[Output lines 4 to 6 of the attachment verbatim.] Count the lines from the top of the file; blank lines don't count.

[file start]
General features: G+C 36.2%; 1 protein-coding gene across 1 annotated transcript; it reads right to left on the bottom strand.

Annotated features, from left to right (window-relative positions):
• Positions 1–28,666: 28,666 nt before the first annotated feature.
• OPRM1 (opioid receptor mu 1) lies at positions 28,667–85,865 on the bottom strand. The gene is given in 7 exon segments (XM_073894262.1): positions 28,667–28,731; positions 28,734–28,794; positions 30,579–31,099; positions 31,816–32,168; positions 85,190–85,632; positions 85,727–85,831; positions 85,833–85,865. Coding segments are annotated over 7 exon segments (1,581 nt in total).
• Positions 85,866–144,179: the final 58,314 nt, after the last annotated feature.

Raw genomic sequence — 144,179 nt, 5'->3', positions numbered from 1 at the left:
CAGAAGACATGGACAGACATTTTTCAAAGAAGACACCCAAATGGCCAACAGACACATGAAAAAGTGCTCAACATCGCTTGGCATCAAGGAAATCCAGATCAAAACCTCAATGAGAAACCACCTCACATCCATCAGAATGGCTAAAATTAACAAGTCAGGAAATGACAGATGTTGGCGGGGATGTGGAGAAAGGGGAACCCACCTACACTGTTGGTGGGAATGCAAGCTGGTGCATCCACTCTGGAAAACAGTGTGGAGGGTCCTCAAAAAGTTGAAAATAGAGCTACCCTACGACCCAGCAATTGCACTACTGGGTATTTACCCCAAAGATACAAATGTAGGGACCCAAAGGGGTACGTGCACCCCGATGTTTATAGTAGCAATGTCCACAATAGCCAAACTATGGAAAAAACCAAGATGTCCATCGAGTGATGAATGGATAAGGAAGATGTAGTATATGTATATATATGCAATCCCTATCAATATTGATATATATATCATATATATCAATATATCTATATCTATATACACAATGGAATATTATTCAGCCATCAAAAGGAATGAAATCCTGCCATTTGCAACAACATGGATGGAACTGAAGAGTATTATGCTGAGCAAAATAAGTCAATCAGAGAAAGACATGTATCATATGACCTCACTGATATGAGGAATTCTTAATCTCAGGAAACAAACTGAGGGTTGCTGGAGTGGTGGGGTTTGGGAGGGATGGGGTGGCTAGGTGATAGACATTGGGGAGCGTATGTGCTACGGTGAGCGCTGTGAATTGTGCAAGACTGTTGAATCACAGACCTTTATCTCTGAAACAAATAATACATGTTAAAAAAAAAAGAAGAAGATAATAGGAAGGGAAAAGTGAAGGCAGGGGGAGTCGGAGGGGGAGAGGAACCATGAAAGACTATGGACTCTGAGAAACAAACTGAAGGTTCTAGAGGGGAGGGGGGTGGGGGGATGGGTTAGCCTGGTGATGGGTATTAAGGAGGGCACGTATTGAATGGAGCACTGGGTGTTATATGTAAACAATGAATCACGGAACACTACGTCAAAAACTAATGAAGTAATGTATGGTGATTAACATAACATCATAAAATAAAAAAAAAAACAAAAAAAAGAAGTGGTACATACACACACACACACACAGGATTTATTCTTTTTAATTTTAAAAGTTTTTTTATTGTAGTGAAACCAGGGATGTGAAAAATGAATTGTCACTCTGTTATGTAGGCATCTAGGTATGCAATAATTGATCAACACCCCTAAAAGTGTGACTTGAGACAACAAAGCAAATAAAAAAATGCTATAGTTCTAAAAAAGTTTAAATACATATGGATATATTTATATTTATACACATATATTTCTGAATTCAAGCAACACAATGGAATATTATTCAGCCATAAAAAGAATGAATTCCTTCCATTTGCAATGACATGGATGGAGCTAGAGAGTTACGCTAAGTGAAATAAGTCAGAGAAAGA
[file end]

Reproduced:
• OPRM1 (opioid receptor mu 1) lies at positions 28,667–85,865 on the bottom strand. The gene is given in 7 exon segments (XM_073894262.1): positions 28,667–28,731; positions 28,734–28,794; positions 30,579–31,099; positions 31,816–32,168; positions 85,190–85,632; positions 85,727–85,831; positions 85,833–85,865. Coding segments are annotated over 7 exon segments (1,581 nt in total).
• Positions 85,866–144,179: the final 58,314 nt, after the last annotated feature.

Raw genomic sequence — 144,179 nt, 5'->3', positions numbered from 1 at the left: